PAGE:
(Since then, I’ve put together an in-house development team of a few different guys, each with their own strengths, and we’ve been able to breathe a bit of life back into the product, but it’s a daily battle of optimizing code without accidentally taking out that one line that, for whatever reason, prevents some bit of code later on from dropping the entire database…)

Getting back to the point, we’re rebuilding the product, and a concept that I’ve been discussing with the developers is a better way of using serialized information: When, how, and why? The old team would use it sporadically, but there wasn’t any rhyme or reason to when, how, or why they would use it.

What Is Serialization?
Hopefully you already know this if you’re reading this entry. However, if you don’t know what serialization is, then the simplest way to think about it is to think of some sort of complex thing (maybe a database record, or a binary file), and then imagine a book that described how to re-create that thing. Serialization is just a way of saving that complex thing as something that’s more portable. For example, you might have a multi-dimensional array that would be nice to be saved somewhere and then loaded back into perfect existence at a later time. Serialization could take that array and turn it into one long string that completely and accurately represents that array. Later, you de-serialize it from the string back into the multi-dimensional array.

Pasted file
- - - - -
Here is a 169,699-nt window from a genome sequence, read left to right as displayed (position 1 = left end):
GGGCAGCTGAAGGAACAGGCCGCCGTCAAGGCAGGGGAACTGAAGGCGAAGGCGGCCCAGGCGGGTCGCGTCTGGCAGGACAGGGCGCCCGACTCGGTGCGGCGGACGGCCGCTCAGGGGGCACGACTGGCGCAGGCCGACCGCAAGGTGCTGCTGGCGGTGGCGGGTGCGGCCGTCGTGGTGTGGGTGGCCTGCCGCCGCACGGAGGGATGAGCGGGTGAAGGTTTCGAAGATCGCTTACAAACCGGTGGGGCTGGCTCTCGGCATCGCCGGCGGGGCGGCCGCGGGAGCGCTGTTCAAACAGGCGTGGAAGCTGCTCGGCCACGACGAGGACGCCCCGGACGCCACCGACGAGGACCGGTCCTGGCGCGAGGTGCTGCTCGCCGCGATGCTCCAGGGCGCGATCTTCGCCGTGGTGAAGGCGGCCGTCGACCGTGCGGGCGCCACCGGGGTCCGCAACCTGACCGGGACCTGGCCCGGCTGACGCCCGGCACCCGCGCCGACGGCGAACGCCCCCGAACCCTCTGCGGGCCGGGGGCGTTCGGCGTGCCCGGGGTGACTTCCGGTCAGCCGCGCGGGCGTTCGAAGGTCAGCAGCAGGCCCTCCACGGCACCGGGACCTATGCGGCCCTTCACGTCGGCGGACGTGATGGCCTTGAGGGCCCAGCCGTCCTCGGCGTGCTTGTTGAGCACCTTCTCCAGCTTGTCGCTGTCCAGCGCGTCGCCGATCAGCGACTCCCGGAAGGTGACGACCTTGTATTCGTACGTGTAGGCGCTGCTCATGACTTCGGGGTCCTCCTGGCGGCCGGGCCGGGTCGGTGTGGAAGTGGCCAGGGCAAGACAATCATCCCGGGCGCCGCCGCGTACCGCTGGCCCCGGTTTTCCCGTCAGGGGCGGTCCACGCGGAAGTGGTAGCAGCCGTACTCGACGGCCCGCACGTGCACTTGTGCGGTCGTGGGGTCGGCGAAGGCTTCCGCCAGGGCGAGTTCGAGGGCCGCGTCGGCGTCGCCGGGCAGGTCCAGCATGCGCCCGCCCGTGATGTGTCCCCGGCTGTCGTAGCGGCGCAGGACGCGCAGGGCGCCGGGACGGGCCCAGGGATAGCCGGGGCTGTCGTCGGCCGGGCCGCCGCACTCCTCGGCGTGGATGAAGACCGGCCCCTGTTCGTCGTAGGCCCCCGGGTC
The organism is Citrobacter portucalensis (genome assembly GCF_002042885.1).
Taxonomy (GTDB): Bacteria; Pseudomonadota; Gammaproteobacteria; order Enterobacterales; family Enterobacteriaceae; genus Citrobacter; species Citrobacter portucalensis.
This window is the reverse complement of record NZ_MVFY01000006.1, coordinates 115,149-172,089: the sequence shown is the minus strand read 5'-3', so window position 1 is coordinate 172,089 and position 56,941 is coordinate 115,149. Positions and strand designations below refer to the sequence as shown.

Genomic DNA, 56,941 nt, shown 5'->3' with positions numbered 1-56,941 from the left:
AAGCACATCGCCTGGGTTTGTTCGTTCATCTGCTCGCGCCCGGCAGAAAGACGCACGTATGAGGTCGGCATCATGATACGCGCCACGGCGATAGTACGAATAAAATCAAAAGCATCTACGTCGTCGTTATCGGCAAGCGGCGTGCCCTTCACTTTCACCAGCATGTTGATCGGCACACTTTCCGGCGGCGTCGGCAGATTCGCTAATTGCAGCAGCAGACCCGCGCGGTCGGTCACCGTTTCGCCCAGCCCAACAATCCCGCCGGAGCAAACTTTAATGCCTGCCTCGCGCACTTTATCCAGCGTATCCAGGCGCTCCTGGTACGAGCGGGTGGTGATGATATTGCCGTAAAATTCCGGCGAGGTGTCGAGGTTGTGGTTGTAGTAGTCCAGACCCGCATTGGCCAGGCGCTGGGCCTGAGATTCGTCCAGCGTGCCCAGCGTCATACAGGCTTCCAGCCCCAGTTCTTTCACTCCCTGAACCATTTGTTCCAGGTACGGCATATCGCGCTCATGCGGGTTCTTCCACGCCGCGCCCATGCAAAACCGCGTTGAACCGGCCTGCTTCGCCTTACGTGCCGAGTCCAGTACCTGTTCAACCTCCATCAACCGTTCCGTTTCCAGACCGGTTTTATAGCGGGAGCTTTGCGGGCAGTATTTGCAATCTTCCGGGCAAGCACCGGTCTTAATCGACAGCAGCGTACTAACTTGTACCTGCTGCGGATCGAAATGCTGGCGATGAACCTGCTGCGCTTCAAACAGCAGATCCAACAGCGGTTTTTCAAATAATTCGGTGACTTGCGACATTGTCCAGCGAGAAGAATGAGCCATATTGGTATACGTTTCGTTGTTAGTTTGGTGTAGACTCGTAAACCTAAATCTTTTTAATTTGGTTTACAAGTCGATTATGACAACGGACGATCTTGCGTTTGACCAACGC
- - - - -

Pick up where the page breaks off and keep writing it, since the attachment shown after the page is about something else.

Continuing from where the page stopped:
Why Not JUST Use a Database?
So the question presents itself, “Why not just use the database to store the different pieces of data that you need to be saved?” This isn’t a bad idea at all for many situations. With my above-mentioned project, the product is extremely dynamic, has many different plug-ins, and so could have hundreds of different configurations. All the different settings could be stored in their own fields, but then you run into the problem of inefficient, unwieldy database tables with potentially HUNDREDS of fields.